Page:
Look long enough, and you start to see images of shirtless Vladimir Putins Photoshopped on top of everything. So it’s perhaps no big surprise that the shirtless Vladimir Putin has ended up on the cover of a few major magazines, including this classic Economist cover where he’s shirtless on top of a Russian tank:
And shirtless while playing poker:
But, if you want an image of Putin, and you also want to keep things classy, how about a mashup of Putin and a classic symbol of Russian culture, like ballet or ice skating? In 2014, The New Yorker pulled off a cover of Putin, pirouetting through the air during the Sochi Winter Olympics, while a bunch of Putin yes-man clones give him top marks for his performance:
And, here’s another cover featuring Putin as an ice skater, this time from The Economist:
But here’s the twist — note the fallen Russian figure skater on the ice and the suggestion that the Sochi Olympics were basically a giant personal ego project for Putin. (Also note the subtext of the imagery — whereas Putin usually opts for “macho” sports like hunting, swimming and hockey, this cover shows him as a slightly effeminate ice skater. Look at the hands!!!)

OPTION 3: Go with a classic image of Russia, slightly twisted

If you’re tired of using the Russian bear image and you’re concerned that putting Vladimir Putin on the cover of your magazine might create a few unsavory possibilities for your editorial team (Russian spies! Russian mafia! Russian hooligans!), there’s the old standby — the matryoshka image. This, of course, conveys the enigmatic nature of Russia — the old “riddle inside an enigma wrapped in a mystery” of Winston Churchill:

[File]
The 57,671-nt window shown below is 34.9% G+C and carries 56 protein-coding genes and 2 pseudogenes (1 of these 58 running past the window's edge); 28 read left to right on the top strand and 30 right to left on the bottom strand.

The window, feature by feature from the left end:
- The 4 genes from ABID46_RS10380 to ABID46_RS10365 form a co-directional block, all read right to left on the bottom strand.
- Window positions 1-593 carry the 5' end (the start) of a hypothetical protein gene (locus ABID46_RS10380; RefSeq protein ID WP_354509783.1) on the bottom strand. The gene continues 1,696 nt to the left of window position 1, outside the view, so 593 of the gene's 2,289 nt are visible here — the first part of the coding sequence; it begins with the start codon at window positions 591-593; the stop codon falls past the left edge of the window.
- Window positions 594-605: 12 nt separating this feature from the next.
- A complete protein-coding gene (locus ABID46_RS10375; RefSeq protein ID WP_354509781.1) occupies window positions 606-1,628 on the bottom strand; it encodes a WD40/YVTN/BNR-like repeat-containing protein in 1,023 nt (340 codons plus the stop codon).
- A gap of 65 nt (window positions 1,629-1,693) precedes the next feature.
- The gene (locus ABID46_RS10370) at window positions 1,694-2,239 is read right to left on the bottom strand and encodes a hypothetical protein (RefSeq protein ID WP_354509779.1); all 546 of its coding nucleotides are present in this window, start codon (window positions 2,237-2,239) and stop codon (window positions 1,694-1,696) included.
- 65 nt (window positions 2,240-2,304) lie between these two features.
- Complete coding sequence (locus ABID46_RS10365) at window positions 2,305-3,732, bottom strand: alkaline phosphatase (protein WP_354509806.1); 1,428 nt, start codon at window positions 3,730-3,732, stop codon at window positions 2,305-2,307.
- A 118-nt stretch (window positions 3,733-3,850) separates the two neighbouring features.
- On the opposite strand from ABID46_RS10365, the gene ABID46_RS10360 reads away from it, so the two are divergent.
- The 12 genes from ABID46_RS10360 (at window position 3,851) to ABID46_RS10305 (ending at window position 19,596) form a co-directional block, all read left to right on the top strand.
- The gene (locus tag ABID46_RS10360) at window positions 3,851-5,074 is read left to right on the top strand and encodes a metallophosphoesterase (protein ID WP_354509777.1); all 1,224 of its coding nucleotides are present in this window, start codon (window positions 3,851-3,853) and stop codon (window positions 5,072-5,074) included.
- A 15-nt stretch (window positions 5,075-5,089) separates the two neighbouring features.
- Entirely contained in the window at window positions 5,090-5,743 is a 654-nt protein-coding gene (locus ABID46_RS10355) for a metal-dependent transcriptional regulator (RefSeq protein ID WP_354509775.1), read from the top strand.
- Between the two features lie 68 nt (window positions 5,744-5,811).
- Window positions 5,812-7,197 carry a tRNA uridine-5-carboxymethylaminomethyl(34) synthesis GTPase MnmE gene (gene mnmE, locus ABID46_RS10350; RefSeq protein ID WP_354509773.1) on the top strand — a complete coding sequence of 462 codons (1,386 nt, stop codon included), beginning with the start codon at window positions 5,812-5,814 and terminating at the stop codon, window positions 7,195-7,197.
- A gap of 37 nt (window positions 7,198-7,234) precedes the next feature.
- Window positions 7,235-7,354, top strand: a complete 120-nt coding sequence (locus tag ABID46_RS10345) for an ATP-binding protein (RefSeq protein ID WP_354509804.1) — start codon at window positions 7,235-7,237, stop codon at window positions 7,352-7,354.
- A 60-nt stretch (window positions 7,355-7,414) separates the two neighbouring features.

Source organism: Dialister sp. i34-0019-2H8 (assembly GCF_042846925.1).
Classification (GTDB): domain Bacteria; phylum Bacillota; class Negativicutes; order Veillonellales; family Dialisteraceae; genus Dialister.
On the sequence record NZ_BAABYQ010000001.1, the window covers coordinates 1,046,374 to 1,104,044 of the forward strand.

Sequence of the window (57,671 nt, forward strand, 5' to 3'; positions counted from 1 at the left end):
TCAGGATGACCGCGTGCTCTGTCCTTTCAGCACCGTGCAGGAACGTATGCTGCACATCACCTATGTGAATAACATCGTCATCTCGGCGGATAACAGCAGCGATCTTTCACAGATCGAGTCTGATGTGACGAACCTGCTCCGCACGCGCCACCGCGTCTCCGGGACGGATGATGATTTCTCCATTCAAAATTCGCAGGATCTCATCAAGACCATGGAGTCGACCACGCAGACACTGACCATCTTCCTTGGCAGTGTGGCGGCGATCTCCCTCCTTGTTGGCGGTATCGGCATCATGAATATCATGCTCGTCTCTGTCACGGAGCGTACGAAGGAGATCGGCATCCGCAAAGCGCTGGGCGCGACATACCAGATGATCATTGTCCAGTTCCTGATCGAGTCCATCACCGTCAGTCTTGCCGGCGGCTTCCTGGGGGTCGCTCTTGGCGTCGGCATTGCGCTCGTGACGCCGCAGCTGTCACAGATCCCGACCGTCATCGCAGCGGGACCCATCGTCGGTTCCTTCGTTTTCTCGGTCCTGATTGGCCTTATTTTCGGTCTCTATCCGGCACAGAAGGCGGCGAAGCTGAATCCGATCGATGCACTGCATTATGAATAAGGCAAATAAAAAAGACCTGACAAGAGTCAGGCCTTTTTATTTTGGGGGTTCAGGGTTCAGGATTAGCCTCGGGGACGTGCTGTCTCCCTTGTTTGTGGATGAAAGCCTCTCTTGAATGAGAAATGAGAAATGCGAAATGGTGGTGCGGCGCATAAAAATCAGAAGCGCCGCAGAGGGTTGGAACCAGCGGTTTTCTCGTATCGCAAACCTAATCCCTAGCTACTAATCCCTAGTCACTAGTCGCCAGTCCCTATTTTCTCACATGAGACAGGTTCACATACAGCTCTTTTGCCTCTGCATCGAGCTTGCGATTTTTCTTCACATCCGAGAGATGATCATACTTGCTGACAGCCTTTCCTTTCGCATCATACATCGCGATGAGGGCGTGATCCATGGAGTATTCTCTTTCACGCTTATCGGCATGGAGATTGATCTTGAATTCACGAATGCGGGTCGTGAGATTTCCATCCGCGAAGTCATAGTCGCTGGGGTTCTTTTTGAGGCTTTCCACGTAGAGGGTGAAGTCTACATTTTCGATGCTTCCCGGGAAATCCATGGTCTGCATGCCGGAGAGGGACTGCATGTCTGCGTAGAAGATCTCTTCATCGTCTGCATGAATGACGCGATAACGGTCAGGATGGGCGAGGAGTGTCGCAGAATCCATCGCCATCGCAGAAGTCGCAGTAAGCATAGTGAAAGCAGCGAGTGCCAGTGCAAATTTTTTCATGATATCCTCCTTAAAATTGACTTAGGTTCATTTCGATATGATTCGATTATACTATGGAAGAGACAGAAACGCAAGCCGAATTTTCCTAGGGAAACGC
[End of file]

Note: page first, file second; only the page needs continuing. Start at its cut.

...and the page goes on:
But why stop there? To convey the threatening nature of all things Russia, maybe it’s just easier just to come out and show the Russian missiles, tanks, weapons and troops directly:
What all these magazine covers have in common, of course, is their Russophobia. These magazine covers are not so much different from the images that appeared a hundred years ago, when Russia really was an enigma unknown to the West. In fact, the image of Russia as a big, clumsy and aggressive state dates all the way back to the 16th century, and not much seems to have changed since then.
There’s always been a sense in Western media circles that a giant power in the middle of the Eurasian landmass posed a threat to someone — and maybe to everyone: